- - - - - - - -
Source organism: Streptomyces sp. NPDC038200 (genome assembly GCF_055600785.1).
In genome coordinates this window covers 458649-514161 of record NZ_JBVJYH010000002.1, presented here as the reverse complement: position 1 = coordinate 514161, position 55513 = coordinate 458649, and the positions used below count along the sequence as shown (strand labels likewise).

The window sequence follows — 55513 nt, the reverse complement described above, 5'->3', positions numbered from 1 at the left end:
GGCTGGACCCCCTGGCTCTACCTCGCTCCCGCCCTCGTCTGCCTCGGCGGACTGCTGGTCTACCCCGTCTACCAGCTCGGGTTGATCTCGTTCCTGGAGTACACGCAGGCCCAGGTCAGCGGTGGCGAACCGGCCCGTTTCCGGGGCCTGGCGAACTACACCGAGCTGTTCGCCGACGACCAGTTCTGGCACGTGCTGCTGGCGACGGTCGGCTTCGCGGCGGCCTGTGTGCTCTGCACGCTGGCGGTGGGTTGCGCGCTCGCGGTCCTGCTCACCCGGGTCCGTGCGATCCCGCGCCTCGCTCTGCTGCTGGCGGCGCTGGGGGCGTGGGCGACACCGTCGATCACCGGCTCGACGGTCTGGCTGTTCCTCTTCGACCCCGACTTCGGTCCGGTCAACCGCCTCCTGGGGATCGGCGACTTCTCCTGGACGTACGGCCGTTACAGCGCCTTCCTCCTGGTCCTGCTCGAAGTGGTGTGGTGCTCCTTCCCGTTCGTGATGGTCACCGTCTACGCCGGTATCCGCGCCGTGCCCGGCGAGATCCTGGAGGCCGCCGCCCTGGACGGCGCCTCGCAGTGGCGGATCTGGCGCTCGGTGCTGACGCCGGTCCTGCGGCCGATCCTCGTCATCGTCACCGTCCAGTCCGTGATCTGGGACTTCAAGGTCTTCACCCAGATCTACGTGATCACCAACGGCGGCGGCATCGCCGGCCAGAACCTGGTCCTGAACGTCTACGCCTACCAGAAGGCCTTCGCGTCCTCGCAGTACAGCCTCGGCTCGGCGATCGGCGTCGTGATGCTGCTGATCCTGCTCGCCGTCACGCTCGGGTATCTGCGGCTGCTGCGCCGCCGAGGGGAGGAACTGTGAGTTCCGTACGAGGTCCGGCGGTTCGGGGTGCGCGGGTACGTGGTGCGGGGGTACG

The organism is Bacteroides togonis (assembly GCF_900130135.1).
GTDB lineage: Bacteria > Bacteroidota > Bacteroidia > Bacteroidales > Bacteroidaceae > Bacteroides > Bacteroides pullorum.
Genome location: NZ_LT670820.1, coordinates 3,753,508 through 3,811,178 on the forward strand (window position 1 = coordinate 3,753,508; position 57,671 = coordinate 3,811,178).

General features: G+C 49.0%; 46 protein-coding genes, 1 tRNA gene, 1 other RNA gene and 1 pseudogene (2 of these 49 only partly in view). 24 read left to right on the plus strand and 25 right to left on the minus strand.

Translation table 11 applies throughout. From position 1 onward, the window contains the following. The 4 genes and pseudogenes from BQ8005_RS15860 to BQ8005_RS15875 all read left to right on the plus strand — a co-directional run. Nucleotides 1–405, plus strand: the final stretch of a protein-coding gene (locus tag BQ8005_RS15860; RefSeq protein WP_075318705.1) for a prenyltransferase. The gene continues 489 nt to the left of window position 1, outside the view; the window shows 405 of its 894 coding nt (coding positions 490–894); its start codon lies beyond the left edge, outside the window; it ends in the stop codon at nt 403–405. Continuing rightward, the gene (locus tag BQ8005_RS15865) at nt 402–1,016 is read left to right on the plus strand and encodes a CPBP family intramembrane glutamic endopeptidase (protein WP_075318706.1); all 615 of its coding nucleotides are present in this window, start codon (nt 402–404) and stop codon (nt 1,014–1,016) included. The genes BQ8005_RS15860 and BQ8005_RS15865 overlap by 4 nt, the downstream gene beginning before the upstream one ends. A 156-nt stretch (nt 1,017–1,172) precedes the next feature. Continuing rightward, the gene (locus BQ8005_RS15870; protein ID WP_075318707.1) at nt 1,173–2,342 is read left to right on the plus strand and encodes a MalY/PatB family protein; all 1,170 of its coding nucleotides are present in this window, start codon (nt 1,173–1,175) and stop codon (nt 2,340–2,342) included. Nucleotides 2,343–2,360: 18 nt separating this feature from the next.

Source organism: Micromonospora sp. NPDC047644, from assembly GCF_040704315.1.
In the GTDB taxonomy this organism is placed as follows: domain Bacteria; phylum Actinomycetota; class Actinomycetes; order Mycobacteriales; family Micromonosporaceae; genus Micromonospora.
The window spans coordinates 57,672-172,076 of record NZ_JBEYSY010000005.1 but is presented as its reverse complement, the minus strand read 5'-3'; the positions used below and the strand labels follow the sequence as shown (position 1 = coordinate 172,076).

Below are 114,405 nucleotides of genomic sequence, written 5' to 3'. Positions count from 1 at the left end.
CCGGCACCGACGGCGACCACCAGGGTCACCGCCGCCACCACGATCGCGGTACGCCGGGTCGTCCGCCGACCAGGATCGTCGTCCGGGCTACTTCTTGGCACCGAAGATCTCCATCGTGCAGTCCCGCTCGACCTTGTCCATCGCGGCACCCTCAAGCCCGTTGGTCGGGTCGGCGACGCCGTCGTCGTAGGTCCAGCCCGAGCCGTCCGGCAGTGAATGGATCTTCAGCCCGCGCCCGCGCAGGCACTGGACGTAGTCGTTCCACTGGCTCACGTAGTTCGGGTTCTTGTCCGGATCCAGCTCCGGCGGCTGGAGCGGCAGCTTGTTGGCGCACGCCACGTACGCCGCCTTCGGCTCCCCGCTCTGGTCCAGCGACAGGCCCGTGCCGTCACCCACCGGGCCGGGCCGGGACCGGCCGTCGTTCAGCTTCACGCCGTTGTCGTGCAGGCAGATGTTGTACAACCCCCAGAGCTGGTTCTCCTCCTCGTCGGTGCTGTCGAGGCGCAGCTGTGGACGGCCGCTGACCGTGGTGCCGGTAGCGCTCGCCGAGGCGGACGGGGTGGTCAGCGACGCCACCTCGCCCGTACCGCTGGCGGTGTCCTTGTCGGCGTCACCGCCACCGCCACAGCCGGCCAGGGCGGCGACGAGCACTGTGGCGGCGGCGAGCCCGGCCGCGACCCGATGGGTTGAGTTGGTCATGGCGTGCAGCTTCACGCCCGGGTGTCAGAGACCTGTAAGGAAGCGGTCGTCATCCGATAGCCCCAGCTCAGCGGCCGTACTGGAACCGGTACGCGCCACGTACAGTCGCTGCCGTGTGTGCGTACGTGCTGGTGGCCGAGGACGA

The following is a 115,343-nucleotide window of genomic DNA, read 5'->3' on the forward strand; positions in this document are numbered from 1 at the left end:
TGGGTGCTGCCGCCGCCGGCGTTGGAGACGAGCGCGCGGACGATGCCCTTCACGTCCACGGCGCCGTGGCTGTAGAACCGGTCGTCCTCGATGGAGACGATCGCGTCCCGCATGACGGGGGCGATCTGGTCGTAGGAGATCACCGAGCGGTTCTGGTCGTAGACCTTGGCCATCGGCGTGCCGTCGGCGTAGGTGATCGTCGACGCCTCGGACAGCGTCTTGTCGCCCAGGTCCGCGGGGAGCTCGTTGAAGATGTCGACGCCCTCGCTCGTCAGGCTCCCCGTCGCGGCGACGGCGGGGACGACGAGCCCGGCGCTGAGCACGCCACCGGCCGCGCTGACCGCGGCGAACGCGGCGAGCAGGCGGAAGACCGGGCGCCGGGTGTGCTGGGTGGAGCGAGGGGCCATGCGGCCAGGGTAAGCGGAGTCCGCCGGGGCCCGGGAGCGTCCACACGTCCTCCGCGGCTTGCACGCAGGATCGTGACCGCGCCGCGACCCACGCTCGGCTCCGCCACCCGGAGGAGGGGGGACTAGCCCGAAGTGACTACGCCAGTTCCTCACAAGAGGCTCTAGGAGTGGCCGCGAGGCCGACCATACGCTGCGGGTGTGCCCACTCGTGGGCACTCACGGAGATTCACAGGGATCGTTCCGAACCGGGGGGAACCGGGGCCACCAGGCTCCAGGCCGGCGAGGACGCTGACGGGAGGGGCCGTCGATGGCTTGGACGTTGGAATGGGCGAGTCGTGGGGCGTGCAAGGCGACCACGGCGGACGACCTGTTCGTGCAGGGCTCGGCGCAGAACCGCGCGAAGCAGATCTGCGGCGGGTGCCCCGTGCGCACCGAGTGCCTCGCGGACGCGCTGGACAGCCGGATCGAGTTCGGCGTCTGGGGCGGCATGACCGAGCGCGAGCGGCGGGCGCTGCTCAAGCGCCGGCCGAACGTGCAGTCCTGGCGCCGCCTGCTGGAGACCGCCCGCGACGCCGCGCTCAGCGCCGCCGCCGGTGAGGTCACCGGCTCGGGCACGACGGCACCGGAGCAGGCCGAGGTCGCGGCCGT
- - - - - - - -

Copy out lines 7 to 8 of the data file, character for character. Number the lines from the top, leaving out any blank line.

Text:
Genome location: NZ_LT670820.1, coordinates 3,753,508 through 3,811,178 on the forward strand (window position 1 = coordinate 3,753,508; position 57,671 = coordinate 3,811,178).

General features: G+C 49.0%; 46 protein-coding genes, 1 tRNA gene, 1 other RNA gene and 1 pseudogene (2 of these 49 only partly in view). 24 read left to right on the plus strand and 25 right to left on the minus strand.